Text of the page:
The prosecution has entirely failed to fulfill this element.  Remember that the prosecution said nothing at all about how or why Zimmerman shot Martin.  They met the first element, not the second.  If Zimmerman’s act was in self-defense, there is no case.  If the weapon accidently discharged during a struggle, there is no case for second degree murder.  The state cannot simply assume or imply; it must be specific in fulfilling this element of the statute, and it has not.

(3) that act must reveal evidence of a depraved mind regardless of human life (but without premeditation to cause the death of any particular person).

         At best, the prosecution has suggested or implied that Zimmerman was mistaken in believing Martin to have criminal intent, and as a result, was following him.  Even if they are correct—and the best currently known evidence indicates that they are not—that proves only that Zimmerman, acting in his role as a member of the neighborhood watch, potentially misread Martin’s actions and intentions.  Remember: there was no outcome that would have allowed us to accurately infer Martin’s intentions that night.  Yet, they also admitted that Zimmerman called the police and was continually on the phone with the dispatcher, asking for police help with Martin.  These are the acts of a depraved mind with no regard for human life?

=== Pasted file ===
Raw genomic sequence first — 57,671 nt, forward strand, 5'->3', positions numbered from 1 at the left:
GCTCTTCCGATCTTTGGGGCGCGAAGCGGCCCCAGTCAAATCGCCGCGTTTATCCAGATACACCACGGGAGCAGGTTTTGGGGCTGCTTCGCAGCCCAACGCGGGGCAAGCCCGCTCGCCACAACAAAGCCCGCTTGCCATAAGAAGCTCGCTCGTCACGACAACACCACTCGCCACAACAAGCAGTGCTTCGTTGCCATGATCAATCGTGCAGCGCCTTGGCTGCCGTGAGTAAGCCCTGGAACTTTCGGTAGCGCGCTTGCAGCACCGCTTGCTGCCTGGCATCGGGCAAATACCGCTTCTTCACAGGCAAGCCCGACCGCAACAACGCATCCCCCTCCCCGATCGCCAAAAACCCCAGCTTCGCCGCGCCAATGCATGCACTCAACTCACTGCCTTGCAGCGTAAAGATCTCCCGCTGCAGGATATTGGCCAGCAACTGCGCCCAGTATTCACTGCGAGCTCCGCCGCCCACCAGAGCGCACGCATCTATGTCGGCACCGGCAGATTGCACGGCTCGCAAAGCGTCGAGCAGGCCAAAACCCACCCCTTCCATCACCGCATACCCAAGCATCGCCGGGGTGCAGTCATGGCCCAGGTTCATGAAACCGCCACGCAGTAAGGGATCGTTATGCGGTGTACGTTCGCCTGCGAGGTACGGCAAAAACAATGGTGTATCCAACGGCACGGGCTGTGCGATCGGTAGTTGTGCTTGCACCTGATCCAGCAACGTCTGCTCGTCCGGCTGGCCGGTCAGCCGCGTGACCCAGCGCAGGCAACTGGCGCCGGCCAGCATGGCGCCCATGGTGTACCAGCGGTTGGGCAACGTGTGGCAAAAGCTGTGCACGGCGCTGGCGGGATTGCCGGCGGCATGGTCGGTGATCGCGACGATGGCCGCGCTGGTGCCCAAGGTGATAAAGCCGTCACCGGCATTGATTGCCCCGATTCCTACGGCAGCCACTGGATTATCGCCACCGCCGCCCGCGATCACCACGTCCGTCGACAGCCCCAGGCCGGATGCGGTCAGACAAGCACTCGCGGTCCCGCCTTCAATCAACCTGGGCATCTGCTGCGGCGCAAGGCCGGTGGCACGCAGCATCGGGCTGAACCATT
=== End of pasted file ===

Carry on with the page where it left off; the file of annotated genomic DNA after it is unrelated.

Corey announced the charge at a press conference, apparently reading from prepared notes.  Those notes, on her official state letterhead and in PDF form, are available here. 

In content and implication, they are disturbing.  In form, simply the most bizarre and muddled, self-serving statement by a prosecutor I’ve ever had the misfortune to see.

In the opening paragraph, Corey said:

Good evening everyone, I am Angela Corey, special prosecutor for the Trayvon Martin case.  Just moments ago, we spoke by phone with Tracy Martin and Sybrina Fulton.  Three weeks ago our prosecution team promised those sweet parents we would get answers to all of their questions, no matter where our quest for the truth led us.

“Promised those sweet parents?” Allowing for feminine exuberance and emotionalism, this is not the statement of a dispassionate, non-partisan professional.  Every prosecutor I have ever known or worked with would be embarrassed to hear any prosecutor say anything like this, to say nothing of saying it them selves.